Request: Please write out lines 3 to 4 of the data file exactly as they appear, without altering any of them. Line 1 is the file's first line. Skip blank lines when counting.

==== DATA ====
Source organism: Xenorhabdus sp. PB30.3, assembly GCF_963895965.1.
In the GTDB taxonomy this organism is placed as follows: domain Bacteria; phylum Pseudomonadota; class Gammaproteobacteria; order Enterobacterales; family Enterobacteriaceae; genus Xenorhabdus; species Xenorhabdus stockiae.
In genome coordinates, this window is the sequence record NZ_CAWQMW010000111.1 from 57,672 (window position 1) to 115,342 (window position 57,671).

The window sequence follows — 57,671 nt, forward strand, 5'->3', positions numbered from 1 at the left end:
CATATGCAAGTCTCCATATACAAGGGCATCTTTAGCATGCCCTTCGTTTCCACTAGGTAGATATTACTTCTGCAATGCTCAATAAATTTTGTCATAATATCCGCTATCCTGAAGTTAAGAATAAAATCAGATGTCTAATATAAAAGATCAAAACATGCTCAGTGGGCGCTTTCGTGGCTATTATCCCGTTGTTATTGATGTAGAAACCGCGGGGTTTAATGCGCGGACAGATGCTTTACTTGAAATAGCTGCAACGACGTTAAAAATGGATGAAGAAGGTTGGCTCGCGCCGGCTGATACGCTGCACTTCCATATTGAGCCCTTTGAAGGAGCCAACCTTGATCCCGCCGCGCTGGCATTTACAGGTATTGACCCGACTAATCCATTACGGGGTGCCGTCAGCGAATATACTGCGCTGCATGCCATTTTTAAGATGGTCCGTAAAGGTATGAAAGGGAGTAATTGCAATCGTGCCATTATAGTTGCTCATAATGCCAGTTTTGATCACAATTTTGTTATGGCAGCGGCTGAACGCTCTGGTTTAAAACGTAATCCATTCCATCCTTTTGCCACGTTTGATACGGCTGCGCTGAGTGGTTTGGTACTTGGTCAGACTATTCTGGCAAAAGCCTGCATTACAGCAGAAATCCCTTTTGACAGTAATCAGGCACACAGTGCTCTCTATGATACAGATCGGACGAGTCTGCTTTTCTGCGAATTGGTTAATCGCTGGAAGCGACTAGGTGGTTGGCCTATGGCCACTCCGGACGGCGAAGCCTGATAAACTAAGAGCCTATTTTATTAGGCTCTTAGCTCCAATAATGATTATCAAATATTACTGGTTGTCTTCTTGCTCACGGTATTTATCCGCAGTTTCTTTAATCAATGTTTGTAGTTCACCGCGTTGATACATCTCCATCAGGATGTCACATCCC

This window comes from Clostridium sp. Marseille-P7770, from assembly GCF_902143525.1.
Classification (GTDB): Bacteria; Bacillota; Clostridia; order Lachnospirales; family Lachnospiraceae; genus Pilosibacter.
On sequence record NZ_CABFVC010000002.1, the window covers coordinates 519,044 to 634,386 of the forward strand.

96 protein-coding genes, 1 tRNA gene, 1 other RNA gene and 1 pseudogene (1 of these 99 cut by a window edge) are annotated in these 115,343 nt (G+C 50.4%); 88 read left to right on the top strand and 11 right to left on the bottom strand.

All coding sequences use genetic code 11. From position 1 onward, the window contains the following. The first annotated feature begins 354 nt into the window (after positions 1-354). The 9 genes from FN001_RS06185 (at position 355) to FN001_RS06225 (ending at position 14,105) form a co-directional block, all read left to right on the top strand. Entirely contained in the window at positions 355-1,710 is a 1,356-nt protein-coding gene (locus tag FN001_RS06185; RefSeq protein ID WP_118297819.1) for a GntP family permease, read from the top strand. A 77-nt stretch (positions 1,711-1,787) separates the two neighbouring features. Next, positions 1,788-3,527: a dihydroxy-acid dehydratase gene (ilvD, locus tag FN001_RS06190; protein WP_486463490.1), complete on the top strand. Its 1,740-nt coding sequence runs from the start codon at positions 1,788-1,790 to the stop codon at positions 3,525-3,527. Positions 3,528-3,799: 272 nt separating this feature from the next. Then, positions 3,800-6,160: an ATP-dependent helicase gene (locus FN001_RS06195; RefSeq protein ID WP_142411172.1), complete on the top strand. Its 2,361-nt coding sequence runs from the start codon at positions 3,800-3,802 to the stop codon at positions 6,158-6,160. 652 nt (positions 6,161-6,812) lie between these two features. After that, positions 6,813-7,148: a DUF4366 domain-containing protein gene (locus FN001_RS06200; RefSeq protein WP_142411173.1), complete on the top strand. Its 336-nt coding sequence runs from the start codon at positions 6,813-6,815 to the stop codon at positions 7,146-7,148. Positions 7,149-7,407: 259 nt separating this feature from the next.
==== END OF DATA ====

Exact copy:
In genome coordinates, this window is the sequence record NZ_CAWQMW010000111.1 from 57,672 (window position 1) to 115,342 (window position 57,671).

The window sequence follows — 57,671 nt, forward strand, 5'->3', positions numbered from 1 at the left end: